Kathleen N. Moore, MD
Successful application of immunotherapy in endometrial cancer means identifying the patients with inflamed tumors who will respond to treatment and those who will not, and finding ways to treat noninflamed tumors with immunotherapy agents, Kathleen Moore, MD, said at the 2019 SGO Annual Winter Meeting.1
Inflamed tumors, she said, are those such as POLε-mutated or microsatellite instability-(MSI) high tumors, that the immune system can recognize and kill. However, the process is more complicated than that.
“If that worked, we wouldn't have cancer at all. It would be something that was always taken care of by our innate surveillance systems,” said Moore, associate director for cancer research, director of the Oklahoma TSET Phase I Program Stephenson Cancer Center, and Jim and Christy Everest Endowed Chair in Cancer Research at the University of Oklahoma, and director of Gynecologic Oncology Fellowship at the University of Oklahoma Health Sciences Center.
“There are so many different elements that to contribute to what we call the individual's Cancer Immune Set Point,” she added. “This is where the personalization of medicine comes in and explains why some people do and don't respond to immunotherapy.”
Moore said there are preclinical data suggesting that these "hot" tumors are susceptible to immunotherapy. These tumors express increased infiltration with CD8 T cells in both the tumor and the surrounding stroma. Further, these tumors display a high preponderance of genes involved with T cell-mediated toxicity being expressed and transcribed such as TIM3, PD-L1, and LAG3. Moore added that these patients carry a high tumor burden and express a high number of neoantigens, which should mean they are primed to respond to immunotherapy.
"Additionally, tumors with POLε and MSI also make these things called tertiary lymphoid structures,” Moore said. “They're so inflamed and there's so many immune cells infiltrating the tumors, they actually try to create new lymph nodes in the tumor.”
The FDA's 2017 approval of pembrolizumab (Keytruda) as a tumor-agnostic treatment for MSI-high or mismatch repair deficient (dMMR) tumors further suggests that these tumors may respond to immunotherapy, she added.
Some receptors, such as TIM3 and LAG3, inhibit the T cell and others, such as CD28 and OX40 enhance T-cell activation. Investigators are exploring the possibility of targeting 1 such receptor in a phase I study (NCT03538028) of INCAGN02385, an antagonist antibody targeting LAG3 for the treatment of several MSI-high advanced malignancies that have progressed following treatment, including endometrial cancer.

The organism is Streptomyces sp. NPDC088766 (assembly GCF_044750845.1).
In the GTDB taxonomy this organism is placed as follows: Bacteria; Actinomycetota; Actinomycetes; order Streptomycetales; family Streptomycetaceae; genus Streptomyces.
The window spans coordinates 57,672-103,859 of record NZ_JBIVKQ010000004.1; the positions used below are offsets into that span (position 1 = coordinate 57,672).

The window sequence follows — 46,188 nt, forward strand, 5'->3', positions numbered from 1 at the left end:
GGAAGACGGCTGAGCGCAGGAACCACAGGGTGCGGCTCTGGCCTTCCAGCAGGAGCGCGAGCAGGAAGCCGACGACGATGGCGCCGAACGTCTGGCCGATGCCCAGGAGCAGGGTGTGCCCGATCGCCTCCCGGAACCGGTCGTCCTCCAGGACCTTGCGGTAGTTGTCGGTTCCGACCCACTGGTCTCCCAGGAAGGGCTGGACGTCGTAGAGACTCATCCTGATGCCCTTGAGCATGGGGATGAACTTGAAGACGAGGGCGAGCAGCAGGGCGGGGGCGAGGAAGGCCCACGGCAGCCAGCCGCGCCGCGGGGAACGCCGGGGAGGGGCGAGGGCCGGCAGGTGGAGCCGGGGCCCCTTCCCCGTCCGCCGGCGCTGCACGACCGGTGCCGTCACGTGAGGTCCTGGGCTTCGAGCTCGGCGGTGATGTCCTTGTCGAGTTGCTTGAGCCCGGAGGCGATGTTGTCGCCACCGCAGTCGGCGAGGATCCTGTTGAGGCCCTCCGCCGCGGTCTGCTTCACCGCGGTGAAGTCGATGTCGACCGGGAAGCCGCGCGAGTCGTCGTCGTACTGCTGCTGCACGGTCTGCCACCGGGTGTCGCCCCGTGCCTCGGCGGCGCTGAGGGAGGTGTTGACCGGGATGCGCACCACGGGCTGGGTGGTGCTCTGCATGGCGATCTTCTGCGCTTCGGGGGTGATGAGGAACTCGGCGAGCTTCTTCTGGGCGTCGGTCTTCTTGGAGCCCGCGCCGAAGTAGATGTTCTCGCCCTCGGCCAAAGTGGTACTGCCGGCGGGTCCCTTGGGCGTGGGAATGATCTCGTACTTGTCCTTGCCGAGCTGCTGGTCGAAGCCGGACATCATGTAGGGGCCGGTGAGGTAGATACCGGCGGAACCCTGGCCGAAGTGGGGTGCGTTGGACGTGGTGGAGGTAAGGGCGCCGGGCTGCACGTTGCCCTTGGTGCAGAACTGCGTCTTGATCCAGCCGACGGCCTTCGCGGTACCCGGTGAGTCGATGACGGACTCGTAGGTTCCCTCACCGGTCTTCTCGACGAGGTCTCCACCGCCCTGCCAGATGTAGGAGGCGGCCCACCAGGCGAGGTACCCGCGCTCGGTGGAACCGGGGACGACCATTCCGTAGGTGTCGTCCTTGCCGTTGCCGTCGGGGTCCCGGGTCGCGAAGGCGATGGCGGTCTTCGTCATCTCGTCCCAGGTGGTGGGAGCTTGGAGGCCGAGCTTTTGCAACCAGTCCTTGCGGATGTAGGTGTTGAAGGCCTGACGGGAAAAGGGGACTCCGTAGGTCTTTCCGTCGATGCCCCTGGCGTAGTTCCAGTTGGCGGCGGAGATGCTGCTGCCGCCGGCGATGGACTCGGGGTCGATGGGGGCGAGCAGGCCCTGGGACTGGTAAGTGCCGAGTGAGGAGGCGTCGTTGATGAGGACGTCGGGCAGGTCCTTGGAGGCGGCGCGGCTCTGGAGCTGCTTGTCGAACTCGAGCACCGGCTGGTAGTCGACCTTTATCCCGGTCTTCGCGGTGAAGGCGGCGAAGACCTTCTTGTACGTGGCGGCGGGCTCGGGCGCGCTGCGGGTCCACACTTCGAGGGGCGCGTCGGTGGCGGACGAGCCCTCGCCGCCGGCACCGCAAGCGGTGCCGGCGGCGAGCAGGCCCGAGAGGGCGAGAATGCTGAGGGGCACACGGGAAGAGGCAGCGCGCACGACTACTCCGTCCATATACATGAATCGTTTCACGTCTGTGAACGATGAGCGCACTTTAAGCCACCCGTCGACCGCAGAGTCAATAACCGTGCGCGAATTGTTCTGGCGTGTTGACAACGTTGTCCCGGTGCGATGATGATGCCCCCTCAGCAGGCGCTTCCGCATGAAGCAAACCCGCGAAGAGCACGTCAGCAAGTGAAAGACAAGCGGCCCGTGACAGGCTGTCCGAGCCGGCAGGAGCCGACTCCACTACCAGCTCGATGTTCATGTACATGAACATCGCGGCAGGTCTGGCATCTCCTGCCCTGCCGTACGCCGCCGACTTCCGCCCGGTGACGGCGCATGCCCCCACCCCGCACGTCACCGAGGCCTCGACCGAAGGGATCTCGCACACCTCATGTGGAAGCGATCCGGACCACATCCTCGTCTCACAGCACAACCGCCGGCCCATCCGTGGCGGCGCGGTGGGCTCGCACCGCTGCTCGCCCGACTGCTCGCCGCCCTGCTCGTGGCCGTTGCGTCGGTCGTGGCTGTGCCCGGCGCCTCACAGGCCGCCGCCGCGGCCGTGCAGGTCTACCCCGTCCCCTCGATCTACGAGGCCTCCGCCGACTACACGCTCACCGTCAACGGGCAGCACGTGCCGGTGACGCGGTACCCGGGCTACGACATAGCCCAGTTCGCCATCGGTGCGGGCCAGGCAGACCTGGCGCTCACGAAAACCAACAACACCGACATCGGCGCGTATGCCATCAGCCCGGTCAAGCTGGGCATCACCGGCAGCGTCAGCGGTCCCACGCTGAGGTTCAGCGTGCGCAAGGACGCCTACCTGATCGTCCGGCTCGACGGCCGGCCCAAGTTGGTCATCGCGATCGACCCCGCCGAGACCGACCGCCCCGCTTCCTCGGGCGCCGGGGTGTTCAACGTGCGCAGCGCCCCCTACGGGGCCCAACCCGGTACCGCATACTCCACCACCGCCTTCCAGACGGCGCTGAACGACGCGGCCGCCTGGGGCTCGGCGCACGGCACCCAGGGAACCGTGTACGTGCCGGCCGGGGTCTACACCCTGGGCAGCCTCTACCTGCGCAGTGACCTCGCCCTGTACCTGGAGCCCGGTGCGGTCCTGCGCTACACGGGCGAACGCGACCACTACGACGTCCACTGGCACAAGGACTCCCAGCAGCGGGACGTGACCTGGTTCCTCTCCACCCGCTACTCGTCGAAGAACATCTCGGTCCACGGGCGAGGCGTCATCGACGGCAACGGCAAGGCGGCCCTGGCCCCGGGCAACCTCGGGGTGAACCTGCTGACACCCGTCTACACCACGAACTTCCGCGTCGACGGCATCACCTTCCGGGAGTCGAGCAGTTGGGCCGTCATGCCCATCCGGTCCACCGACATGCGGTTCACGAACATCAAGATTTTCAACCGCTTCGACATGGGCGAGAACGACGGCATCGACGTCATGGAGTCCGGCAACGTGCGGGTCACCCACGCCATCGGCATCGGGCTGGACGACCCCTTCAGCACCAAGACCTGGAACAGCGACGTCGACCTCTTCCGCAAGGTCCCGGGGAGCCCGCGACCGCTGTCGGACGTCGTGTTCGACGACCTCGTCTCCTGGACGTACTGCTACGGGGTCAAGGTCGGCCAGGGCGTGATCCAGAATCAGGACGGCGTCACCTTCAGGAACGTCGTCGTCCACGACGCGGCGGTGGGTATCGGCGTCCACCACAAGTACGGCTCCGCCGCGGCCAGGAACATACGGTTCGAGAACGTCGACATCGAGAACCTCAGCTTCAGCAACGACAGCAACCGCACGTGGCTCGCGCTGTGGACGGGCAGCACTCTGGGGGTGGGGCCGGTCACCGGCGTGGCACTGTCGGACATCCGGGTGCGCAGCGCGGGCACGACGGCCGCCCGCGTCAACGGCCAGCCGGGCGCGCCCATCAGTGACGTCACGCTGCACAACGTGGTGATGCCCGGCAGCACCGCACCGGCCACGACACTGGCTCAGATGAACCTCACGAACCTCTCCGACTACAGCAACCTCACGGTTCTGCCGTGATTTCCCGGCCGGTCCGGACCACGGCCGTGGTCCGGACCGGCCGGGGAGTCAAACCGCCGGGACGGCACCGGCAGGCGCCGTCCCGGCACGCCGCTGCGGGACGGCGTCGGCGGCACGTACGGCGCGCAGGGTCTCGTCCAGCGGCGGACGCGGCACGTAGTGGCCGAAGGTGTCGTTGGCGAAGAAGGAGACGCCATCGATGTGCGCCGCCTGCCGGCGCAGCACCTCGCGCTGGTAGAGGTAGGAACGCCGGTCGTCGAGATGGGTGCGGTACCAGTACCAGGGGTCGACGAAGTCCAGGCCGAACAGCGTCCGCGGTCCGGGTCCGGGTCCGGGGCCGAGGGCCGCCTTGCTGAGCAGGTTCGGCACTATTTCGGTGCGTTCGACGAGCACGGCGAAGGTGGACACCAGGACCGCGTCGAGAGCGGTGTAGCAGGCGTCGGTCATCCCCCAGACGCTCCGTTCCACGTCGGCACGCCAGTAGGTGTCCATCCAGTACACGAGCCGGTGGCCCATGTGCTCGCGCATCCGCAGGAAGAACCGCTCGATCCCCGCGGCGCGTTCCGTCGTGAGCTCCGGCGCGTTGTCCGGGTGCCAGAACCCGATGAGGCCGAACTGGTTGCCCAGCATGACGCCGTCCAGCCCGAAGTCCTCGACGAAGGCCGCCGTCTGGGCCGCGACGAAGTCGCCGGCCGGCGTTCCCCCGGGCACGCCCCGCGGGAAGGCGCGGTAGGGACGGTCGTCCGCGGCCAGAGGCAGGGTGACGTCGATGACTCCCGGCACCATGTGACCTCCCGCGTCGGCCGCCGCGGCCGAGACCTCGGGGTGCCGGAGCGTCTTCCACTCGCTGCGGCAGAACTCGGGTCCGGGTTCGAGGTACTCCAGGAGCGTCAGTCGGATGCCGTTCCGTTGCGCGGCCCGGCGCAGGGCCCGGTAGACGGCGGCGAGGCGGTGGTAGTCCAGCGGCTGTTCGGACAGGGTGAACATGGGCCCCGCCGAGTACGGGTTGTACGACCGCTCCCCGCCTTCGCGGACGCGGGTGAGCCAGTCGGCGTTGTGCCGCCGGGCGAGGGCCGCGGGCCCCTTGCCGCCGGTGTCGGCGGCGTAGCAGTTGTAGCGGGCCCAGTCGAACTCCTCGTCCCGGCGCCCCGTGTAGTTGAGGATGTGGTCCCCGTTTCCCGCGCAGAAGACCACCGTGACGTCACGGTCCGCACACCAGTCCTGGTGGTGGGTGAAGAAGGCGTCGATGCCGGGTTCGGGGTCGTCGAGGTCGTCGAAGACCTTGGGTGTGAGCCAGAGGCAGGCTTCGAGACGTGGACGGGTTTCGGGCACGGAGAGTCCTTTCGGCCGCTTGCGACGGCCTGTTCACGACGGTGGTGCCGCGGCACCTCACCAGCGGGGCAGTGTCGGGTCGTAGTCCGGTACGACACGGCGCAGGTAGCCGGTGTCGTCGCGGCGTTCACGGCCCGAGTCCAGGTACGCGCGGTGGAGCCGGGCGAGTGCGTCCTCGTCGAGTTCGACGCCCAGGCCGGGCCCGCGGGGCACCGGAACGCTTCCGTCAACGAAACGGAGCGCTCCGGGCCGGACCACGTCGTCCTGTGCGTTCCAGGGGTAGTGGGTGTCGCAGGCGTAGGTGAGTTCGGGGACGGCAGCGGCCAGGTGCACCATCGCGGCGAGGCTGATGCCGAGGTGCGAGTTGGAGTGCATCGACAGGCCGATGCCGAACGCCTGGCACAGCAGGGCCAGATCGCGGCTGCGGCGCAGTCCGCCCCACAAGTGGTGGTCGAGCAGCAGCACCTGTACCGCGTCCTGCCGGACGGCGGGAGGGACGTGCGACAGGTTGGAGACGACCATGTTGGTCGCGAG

“LAG3 alone may not be the right thing. We may have to use it in combination or maybe we have use it from the beginning. We don't know yet,” Moore said. “We're in our infancy of our understanding of how to use these drugs, but they are already in clinical trials in endometrial cancer.”
For immune-excluded or “cold” tumors, those where the immune system is activated but cannot get into the tumor, Moore said it may be possible to treat those with VEGF-inhibitors and by boosting T cell priming with chemotherapy. “VEGF is a highly immunosuppressive molecule. It's not just an angiogenic molecule,” she said. “It directly inhibits T-cell function and it inhibits T-cell trafficking to the tumor, which is why it's of interest in these immune-excluded tumors.
“There's a great deal of data in other tumors, renal cell being the key, showing that if you combine immune therapy with antiangiogenic agents like bevacizumab [Avastin], you improve the infiltration of previously excluded T cells into the tumor.”
Vikky Makker, MD, and colleagues evaluated the combination of the multikinase VEGF-inhibitor lenvatinib (Lenvima) plus pembrolizumab to treat patients with advanced endometrial cancer (NCT02501096). Patients with histologically confirmed disease irrespective of MSI or MMR status were assigned to 20 mg of daily lenvatinib plus 200 mg of pembrolizumab every 3 weeks.
In results presented at the 2018 ASCO Annual Meeting, Maaker et al found that the combination induced an overall objective response rate (ORR) of 39.6% (95% CI, 26.5-54.0) by independent investigator review with a duration of response not reached (range, 7.4 months-NR). The ORR was 50.0% (95% CI, 6.8-93.2) among the MSI-high subset (n = 4). The median progression-free survival (PFS) was 7.4 months (95% CI, 5.0-NR).2
Moore said the ORR for patients with recurrent disease is typically about 15% with a PFS of 3 months. “This is really an outlier when you think about data that has been presented in endometrial cancer,” she added.